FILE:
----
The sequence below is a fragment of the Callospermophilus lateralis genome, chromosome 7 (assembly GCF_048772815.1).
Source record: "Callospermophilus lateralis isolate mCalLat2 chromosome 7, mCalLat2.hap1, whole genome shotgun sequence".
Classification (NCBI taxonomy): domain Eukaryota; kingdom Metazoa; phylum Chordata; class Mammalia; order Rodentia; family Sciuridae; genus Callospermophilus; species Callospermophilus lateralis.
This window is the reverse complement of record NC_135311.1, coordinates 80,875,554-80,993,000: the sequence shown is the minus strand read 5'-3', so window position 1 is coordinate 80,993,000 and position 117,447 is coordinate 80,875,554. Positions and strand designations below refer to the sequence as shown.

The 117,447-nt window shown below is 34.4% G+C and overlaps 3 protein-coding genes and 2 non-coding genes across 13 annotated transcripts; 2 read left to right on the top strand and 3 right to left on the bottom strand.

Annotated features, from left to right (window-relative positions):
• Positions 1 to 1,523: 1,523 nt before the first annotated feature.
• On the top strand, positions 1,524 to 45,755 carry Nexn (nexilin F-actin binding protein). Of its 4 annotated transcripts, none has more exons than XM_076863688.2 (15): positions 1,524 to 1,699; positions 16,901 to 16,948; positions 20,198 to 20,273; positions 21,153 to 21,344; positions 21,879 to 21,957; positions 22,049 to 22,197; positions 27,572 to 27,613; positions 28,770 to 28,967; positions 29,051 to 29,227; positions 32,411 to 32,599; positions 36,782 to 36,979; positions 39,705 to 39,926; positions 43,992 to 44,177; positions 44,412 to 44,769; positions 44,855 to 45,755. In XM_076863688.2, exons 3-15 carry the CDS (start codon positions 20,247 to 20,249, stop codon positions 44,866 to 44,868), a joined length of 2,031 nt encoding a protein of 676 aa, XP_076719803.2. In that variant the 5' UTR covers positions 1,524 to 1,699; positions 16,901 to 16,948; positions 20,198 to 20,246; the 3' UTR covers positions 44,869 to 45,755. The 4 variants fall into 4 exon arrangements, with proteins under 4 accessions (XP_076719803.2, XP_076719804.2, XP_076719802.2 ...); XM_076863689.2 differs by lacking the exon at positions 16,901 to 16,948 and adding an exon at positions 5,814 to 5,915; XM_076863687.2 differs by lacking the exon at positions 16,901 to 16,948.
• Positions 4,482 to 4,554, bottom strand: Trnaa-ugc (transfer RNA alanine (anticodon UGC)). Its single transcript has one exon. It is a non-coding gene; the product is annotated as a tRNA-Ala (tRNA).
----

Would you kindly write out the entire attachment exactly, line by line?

The sequence below is a fragment of the Callospermophilus lateralis genome, chromosome 7 (assembly GCF_048772815.1).
Source record: "Callospermophilus lateralis isolate mCalLat2 chromosome 7, mCalLat2.hap1, whole genome shotgun sequence".
Classification (NCBI taxonomy): domain Eukaryota; kingdom Metazoa; phylum Chordata; class Mammalia; order Rodentia; family Sciuridae; genus Callospermophilus; species Callospermophilus lateralis.
This window is the reverse complement of record NC_135311.1, coordinates 80,875,554-80,993,000: the sequence shown is the minus strand read 5'-3', so window position 1 is coordinate 80,993,000 and position 117,447 is coordinate 80,875,554. Positions and strand designations below refer to the sequence as shown.

The 117,447-nt window shown below is 34.4% G+C and overlaps 3 protein-coding genes and 2 non-coding genes across 13 annotated transcripts; 2 read left to right on the top strand and 3 right to left on the bottom strand.

Annotated features, from left to right (window-relative positions):
• Positions 1 to 1,523: 1,523 nt before the first annotated feature.
• On the top strand, positions 1,524 to 45,755 carry Nexn (nexilin F-actin binding protein). Of its 4 annotated transcripts, none has more exons than XM_076863688.2 (15): positions 1,524 to 1,699; positions 16,901 to 16,948; positions 20,198 to 20,273; positions 21,153 to 21,344; positions 21,879 to 21,957; positions 22,049 to 22,197; positions 27,572 to 27,613; positions 28,770 to 28,967; positions 29,051 to 29,227; positions 32,411 to 32,599; positions 36,782 to 36,979; positions 39,705 to 39,926; positions 43,992 to 44,177; positions 44,412 to 44,769; positions 44,855 to 45,755. In XM_076863688.2, exons 3-15 carry the CDS (start codon positions 20,247 to 20,249, stop codon positions 44,866 to 44,868), a joined length of 2,031 nt encoding a protein of 676 aa, XP_076719803.2. In that variant the 5' UTR covers positions 1,524 to 1,699; positions 16,901 to 16,948; positions 20,198 to 20,246; the 3' UTR covers positions 44,869 to 45,755. The 4 variants fall into 4 exon arrangements, with proteins under 4 accessions (XP_076719803.2, XP_076719804.2, XP_076719802.2 ...); XM_076863689.2 differs by lacking the exon at positions 16,901 to 16,948 and adding an exon at positions 5,814 to 5,915; XM_076863687.2 differs by lacking the exon at positions 16,901 to 16,948.
• Positions 4,482 to 4,554, bottom strand: Trnaa-ugc (transfer RNA alanine (anticodon UGC)). Its single transcript has one exon. It is a non-coding gene; the product is annotated as a tRNA-Ala (tRNA).